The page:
The monthly law publication which covers all aspects of data protection and data privacy. Topics covered include data transfers and outsourcing, data localisation and retention, the EU General Data Protection Regulation (GDPR), the e-Privacy Directive, data security, marketing and behavioural advertising, consent, employee monitoring, privacy compliance, risk management, DPO responsibilities, accountability, Privacy by Design, acquisition and mergers, the Internet of Things, cloud computing and Big Data / read more
Predicting the future is by definition complicated. One can look for historical facts, make some analogies, anticipate reactions and come up with more or less informed guesses. But time travellers aside, no one has been to the future to tell us exactly how things are going to turn out. Yet, human nature is indeed predictable and in the same way it was possible to accurately anticipate the effect of the Snowden disclosures on the developing European data privacy framework, it is certainly possible to guess how the approach to transatlantic dataflows between the EU and the US will be influenced by Donald Trump’s election.
Part of the reason why we can see the EU’s direction of travel on this issue is a direct result of Trump’s campaign to become the next US President. Supporters and detractors alike will probably agree that Mr Trump’s expressed views on national security matters were fairly uncompromising. This has led to a well-publicised perception that the defence of civil liberties is not his top priority or at least not as far as those liberties benefit non-US nationals. Or to put it in a slightly different way, Trump’s recent speeches and statements are not seen in the EU as aligned with the European goal of balancing the need for both surveillance and privacy.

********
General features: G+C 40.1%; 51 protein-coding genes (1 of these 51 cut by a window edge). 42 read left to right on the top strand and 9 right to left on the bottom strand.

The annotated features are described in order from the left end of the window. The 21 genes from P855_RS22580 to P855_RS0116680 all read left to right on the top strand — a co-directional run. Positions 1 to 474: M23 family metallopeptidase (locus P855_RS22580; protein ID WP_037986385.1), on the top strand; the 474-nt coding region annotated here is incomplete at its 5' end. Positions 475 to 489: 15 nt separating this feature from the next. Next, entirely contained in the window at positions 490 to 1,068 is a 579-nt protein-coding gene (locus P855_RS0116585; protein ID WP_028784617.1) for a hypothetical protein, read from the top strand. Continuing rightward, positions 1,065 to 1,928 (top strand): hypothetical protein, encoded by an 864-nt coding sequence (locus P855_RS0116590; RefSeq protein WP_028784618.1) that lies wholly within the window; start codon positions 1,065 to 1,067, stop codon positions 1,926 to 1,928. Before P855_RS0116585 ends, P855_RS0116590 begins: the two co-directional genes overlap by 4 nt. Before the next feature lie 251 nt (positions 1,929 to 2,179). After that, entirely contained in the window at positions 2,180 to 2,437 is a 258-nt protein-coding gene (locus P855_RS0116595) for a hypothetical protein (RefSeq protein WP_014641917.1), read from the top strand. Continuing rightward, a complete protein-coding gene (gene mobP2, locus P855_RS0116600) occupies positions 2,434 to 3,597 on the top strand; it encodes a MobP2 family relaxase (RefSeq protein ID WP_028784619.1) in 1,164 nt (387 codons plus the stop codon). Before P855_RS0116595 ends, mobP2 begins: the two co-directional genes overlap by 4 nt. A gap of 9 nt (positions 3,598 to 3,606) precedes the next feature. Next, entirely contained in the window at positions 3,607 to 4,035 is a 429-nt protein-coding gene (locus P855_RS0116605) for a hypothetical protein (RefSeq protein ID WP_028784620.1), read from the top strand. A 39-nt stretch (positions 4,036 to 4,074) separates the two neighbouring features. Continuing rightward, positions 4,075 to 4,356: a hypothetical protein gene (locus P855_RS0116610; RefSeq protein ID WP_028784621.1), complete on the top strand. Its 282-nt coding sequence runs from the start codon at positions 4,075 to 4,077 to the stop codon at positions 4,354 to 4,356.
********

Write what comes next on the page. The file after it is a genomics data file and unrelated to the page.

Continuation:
Rightly or wrongly, this has already generated a significant degree of scepticism regarding the robustness of existing or planned controls on Government access to data. Frankly, not the best position to be in at a time when the EU-US Privacy Shield framework has just started to operate and is facing two legal challenges in the Court of Justice of the European Union (‘CJEU’) that question its compatibility with EU law principles and fundamental rights. When in October 2015, the CJEU dramatically invalidated Safe Harbor, it also put the European Commission (‘Commission’) on notice that from that moment onwards, any assessment regarding a country’s adequate level of protection for European data would need to consider the ability of that country to control its own access to data by the state. With that in mind, the Commission embarked on an ambitious mission to get the US Government to tick all of the CJEU’s boxes - not an easy task by any standards.